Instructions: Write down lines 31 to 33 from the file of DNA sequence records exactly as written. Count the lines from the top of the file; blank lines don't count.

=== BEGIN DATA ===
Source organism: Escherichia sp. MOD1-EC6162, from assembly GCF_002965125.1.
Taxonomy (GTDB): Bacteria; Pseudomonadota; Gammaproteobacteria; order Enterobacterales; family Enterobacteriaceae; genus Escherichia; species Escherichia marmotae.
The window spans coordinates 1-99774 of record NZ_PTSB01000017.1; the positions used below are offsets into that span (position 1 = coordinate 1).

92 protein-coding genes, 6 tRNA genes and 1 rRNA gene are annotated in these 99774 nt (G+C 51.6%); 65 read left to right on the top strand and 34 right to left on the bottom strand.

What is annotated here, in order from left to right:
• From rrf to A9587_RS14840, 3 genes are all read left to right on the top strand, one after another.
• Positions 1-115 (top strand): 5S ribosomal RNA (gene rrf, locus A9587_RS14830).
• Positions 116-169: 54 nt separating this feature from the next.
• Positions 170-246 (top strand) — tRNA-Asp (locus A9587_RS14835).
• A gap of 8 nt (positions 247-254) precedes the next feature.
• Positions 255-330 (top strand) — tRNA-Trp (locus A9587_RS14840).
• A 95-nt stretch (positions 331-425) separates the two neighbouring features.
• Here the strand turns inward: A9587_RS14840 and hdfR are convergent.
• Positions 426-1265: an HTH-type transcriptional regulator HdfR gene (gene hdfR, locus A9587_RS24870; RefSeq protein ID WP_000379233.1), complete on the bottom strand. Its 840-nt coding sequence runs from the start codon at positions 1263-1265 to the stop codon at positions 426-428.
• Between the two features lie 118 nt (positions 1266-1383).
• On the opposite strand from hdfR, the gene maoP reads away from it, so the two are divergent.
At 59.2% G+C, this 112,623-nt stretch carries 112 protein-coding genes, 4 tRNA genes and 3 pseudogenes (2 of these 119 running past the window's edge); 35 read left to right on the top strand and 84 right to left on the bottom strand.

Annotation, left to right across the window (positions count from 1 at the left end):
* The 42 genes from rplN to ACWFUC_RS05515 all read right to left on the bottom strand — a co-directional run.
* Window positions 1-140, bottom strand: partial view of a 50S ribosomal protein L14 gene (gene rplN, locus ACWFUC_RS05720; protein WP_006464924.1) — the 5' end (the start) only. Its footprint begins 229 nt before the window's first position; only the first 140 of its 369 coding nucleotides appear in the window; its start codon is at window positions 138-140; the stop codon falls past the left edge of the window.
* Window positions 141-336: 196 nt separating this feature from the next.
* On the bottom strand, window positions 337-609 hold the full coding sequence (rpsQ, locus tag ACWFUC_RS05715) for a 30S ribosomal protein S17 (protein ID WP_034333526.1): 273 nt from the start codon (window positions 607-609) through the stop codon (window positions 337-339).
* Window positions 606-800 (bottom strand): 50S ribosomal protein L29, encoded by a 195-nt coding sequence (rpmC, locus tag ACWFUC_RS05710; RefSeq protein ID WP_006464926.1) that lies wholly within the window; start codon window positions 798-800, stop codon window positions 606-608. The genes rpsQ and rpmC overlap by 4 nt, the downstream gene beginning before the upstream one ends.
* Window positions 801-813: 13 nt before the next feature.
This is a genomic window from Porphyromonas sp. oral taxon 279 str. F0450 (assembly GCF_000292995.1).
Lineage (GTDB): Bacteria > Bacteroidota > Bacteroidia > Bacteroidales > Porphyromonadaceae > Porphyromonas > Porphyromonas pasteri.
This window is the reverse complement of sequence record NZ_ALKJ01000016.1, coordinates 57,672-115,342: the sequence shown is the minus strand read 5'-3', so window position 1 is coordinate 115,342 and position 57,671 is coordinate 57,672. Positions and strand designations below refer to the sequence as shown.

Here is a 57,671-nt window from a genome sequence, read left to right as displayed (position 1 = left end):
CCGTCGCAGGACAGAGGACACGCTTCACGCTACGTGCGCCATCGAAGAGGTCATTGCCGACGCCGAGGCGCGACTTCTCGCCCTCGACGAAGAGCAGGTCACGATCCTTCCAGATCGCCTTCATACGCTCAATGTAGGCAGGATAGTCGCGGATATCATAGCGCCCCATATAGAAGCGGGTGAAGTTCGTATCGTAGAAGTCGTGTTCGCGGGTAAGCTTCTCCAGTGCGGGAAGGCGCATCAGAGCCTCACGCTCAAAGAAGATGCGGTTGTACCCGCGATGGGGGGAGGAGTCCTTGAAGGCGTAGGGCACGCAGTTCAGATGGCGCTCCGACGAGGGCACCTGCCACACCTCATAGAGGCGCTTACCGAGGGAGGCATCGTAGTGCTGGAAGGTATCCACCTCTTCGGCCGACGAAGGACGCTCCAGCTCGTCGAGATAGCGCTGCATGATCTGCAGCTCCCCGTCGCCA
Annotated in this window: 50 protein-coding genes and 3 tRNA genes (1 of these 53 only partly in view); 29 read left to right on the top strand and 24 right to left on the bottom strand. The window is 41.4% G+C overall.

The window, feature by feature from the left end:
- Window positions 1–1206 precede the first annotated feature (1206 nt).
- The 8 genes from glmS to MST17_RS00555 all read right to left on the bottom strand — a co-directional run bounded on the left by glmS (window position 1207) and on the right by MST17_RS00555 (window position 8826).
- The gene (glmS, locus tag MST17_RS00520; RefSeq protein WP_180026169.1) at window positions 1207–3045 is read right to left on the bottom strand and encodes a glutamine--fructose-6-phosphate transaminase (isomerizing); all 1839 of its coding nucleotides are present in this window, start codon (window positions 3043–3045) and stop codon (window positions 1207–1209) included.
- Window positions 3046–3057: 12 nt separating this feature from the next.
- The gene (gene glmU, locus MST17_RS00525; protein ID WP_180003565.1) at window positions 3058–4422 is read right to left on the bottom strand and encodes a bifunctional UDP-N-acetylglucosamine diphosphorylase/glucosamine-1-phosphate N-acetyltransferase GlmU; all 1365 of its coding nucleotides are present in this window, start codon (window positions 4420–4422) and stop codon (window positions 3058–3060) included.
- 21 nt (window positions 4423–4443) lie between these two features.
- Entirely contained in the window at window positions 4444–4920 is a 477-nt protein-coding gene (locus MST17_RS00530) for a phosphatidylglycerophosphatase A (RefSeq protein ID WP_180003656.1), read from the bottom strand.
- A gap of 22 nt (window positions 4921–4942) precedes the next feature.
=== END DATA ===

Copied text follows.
The window, feature by feature from the left end:
- Window positions 1–1206 precede the first annotated feature (1206 nt).
- The 8 genes from glmS to MST17_RS00555 all read right to left on the bottom strand — a co-directional run bounded on the left by glmS (window position 1207) and on the right by MST17_RS00555 (window position 8826).